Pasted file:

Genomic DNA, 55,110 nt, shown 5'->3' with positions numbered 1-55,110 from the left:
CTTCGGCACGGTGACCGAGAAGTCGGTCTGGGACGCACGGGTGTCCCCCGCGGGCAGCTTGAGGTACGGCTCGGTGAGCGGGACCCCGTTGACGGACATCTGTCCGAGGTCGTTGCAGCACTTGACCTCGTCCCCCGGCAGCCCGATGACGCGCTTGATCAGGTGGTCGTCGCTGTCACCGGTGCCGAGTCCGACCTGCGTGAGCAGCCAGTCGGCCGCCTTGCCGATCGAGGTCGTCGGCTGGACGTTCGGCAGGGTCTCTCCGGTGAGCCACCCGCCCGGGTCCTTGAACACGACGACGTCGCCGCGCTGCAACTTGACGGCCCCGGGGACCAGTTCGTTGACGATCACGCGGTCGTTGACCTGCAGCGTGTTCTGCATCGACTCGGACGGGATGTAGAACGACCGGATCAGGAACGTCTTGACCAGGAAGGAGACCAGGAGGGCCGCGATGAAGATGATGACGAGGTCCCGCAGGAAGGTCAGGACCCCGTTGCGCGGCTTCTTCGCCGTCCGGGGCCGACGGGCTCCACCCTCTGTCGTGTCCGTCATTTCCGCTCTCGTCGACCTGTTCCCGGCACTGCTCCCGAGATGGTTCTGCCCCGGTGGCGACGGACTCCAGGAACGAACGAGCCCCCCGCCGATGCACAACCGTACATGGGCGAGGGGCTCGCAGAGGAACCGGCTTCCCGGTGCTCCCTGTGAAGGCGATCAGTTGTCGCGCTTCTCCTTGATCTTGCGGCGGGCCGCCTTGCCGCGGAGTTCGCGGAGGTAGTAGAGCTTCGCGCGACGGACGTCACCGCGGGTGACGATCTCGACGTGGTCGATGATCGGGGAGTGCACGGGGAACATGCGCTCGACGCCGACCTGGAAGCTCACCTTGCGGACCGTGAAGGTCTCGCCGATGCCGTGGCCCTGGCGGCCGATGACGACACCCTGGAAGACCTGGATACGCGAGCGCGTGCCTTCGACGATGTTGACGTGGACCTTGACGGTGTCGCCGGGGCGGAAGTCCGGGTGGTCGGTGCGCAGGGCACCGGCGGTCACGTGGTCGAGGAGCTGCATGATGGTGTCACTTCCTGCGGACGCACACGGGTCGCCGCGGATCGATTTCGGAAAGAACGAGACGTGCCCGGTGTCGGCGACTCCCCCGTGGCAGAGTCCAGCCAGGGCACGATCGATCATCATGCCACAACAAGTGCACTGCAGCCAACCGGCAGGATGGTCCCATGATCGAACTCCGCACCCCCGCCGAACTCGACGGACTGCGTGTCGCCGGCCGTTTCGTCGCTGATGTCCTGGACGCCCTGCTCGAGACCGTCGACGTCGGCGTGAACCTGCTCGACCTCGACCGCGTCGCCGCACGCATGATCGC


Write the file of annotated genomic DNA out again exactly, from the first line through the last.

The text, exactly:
Genomic DNA, 55,110 nt, shown 5'->3' with positions numbered 1-55,110 from the left:
CTTCGGCACGGTGACCGAGAAGTCGGTCTGGGACGCACGGGTGTCCCCCGCGGGCAGCTTGAGGTACGGCTCGGTGAGCGGGACCCCGTTGACGGACATCTGTCCGAGGTCGTTGCAGCACTTGACCTCGTCCCCCGGCAGCCCGATGACGCGCTTGATCAGGTGGTCGTCGCTGTCACCGGTGCCGAGTCCGACCTGCGTGAGCAGCCAGTCGGCCGCCTTGCCGATCGAGGTCGTCGGCTGGACGTTCGGCAGGGTCTCTCCGGTGAGCCACCCGCCCGGGTCCTTGAACACGACGACGTCGCCGCGCTGCAACTTGACGGCCCCGGGGACCAGTTCGTTGACGATCACGCGGTCGTTGACCTGCAGCGTGTTCTGCATCGACTCGGACGGGATGTAGAACGACCGGATCAGGAACGTCTTGACCAGGAAGGAGACCAGGAGGGCCGCGATGAAGATGATGACGAGGTCCCGCAGGAAGGTCAGGACCCCGTTGCGCGGCTTCTTCGCCGTCCGGGGCCGACGGGCTCCACCCTCTGTCGTGTCCGTCATTTCCGCTCTCGTCGACCTGTTCCCGGCACTGCTCCCGAGATGGTTCTGCCCCGGTGGCGACGGACTCCAGGAACGAACGAGCCCCCCGCCGATGCACAACCGTACATGGGCGAGGGGCTCGCAGAGGAACCGGCTTCCCGGTGCTCCCTGTGAAGGCGATCAGTTGTCGCGCTTCTCCTTGATCTTGCGGCGGGCCGCCTTGCCGCGGAGTTCGCGGAGGTAGTAGAGCTTCGCGCGACGGACGTCACCGCGGGTGACGATCTCGACGTGGTCGATGATCGGGGAGTGCACGGGGAACATGCGCTCGACGCCGACCTGGAAGCTCACCTTGCGGACCGTGAAGGTCTCGCCGATGCCGTGGCCCTGGCGGCCGATGACGACACCCTGGAAGACCTGGATACGCGAGCGCGTGCCTTCGACGATGTTGACGTGGACCTTGACGGTGTCGCCGGGGCGGAAGTCCGGGTGGTCGGTGCGCAGGGCACCGGCGGTCACGTGGTCGAGGAGCTGCATGATGGTGTCACTTCCTGCGGACGCACACGGGTCGCCGCGGATCGATTTCGGAAAGAACGAGACGTGCCCGGTGTCGGCGACTCCCCCGTGGCAGAGTCCAGCCAGGGCACGATCGATCATCATGCCACAACAAGTGCACTGCAGCCAACCGGCAGGATGGTCCCATGATCGAACTCCGCACCCCCGCCGAACTCGACGGACTGCGTGTCGCCGGCCGTTTCGTCGCTGATGTCCTGGACGCCCTGCTCGAGACCGTCGACGTCGGCGTGAACCTGCTCGACCTCGACCGCGTCGCCGCACGCATGATCGC